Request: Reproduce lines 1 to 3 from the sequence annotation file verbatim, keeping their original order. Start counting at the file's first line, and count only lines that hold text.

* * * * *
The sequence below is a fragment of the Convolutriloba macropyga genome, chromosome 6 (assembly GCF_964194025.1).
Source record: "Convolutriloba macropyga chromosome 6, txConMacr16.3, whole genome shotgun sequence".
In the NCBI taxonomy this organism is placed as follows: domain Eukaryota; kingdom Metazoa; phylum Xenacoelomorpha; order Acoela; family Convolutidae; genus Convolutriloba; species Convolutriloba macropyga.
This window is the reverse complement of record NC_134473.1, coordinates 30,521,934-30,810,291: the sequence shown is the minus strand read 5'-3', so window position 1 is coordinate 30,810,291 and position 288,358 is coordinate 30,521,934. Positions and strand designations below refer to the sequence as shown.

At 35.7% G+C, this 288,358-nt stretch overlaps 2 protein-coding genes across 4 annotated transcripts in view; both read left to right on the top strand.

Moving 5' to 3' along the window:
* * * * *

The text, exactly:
The sequence below is a fragment of the Convolutriloba macropyga genome, chromosome 6 (assembly GCF_964194025.1).
Source record: "Convolutriloba macropyga chromosome 6, txConMacr16.3, whole genome shotgun sequence".
In the NCBI taxonomy this organism is placed as follows: domain Eukaryota; kingdom Metazoa; phylum Xenacoelomorpha; order Acoela; family Convolutidae; genus Convolutriloba; species Convolutriloba macropyga.